Readers of the Athens monthly magazine ‘Shedia’, sold on the streets by homeless, marginalised and disadvantaged people, as a means to support themselves, were astonished to see none of the sellers out on the streets. The reason, was that they had been the target of Greek bureaucracy, demanding that they pay for their social security funds.
Edited by Chris Alefantis, a Melbourne-born, Athens-based journalist, ‘Shedia’ is following the success of ‘Big Issue’. Similarly, the magazine’s revenue is shared by the publishers and sellers. So far, each issue cost 3 euros – 1.5 went to the sellers and the other half went to the magazine to cover production costs. Now the Greek Finance Ministry demands that the homeless and disadvantaged selllers be insured, as does any sole trader. This means that 40 cents from €1.50 will have to be paid to social funds.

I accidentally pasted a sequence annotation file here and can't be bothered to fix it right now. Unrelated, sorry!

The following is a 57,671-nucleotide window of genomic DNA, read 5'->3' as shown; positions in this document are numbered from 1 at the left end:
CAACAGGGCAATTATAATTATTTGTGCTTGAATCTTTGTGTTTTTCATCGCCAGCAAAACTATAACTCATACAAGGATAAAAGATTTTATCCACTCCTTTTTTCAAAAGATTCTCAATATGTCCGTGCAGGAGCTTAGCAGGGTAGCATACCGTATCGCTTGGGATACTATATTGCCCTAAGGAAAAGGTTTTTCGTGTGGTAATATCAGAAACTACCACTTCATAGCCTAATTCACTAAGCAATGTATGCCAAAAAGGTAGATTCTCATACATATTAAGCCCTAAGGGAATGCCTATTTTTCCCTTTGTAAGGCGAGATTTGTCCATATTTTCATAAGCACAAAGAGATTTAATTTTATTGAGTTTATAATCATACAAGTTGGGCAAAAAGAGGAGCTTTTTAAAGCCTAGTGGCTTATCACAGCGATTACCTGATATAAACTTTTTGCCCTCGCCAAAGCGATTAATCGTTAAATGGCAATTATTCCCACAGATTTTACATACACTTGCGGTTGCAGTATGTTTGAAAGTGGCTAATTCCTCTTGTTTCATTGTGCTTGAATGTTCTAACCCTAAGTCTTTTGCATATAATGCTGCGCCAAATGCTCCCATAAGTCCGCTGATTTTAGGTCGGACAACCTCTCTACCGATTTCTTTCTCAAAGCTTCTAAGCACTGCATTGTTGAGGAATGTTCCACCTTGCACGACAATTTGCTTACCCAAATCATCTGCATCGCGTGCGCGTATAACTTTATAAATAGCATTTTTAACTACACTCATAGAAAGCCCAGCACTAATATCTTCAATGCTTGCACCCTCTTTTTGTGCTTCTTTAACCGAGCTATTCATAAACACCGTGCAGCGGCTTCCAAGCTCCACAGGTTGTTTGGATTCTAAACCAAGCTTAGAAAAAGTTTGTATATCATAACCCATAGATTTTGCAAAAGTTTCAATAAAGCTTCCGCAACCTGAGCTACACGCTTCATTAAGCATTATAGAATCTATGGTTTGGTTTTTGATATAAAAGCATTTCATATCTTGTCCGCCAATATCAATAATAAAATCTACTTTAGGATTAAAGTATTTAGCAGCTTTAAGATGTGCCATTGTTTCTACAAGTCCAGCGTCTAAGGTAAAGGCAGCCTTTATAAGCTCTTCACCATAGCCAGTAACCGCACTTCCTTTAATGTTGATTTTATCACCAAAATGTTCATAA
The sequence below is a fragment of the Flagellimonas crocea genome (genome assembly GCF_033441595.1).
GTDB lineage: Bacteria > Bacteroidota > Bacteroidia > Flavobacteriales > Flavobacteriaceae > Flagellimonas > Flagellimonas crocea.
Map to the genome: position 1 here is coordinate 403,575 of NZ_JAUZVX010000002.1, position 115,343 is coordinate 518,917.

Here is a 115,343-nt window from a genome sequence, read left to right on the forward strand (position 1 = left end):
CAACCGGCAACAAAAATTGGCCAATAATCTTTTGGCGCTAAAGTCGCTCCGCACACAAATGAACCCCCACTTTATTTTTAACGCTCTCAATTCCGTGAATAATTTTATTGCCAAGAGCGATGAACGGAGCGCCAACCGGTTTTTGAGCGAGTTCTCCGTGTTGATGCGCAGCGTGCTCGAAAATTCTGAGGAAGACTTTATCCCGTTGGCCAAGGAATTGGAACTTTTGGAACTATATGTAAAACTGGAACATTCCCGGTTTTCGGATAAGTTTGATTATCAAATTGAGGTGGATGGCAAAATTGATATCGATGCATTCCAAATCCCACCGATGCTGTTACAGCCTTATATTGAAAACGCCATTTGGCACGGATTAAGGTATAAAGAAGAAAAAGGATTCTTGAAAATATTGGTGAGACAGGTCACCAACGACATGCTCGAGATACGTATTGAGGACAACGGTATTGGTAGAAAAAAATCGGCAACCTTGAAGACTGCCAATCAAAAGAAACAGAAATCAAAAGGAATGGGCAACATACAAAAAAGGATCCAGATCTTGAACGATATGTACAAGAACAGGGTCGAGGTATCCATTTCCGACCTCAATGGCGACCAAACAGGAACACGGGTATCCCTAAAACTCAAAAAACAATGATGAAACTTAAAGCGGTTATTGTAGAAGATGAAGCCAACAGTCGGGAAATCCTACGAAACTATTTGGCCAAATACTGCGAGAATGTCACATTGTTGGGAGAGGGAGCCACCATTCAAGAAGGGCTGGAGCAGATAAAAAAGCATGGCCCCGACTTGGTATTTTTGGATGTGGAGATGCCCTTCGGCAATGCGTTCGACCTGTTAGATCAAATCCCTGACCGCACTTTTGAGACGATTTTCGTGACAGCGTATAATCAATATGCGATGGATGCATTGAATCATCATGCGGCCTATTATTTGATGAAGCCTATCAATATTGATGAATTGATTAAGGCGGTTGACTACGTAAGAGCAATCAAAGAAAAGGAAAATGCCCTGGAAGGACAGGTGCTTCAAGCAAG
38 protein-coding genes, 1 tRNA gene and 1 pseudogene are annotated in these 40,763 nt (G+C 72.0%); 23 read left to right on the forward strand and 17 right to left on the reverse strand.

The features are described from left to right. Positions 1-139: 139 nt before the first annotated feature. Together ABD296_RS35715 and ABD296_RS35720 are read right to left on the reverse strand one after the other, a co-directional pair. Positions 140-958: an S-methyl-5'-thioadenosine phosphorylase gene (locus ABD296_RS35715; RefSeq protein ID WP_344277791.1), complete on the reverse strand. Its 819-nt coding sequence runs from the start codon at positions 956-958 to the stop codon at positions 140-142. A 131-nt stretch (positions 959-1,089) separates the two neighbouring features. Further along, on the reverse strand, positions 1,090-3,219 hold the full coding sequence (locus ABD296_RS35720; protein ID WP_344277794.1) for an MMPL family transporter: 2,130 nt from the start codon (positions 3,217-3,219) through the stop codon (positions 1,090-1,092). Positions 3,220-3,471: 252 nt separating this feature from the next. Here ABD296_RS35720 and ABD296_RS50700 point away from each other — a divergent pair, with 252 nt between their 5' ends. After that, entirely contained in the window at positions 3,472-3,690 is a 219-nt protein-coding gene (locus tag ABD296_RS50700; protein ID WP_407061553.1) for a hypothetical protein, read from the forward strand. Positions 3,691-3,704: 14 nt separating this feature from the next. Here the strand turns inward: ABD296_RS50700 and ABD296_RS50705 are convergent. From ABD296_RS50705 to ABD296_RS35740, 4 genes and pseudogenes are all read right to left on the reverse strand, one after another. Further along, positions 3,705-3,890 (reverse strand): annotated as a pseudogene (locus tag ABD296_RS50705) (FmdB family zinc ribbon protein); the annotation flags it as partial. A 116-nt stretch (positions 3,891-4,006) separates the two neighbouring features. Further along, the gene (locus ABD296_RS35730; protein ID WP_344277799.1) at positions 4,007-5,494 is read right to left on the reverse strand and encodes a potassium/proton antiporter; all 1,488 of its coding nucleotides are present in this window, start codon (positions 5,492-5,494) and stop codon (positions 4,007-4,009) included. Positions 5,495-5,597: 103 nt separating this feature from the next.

The decision was met with outrage from the magazine’s supporters, but the publishing company decided to raise the price by one euro, in order to cover for the extra expense demanded by the Greek authorities. The new arrangement will see selllers getting 2.7 euros out of the new cover price, given that the contribution has to be made by themselves. The magazine will have to do with 1.06, in order to cover its production and operational costs. On the upside, the magazine’s distributors will be now in a position to receive social security and health care.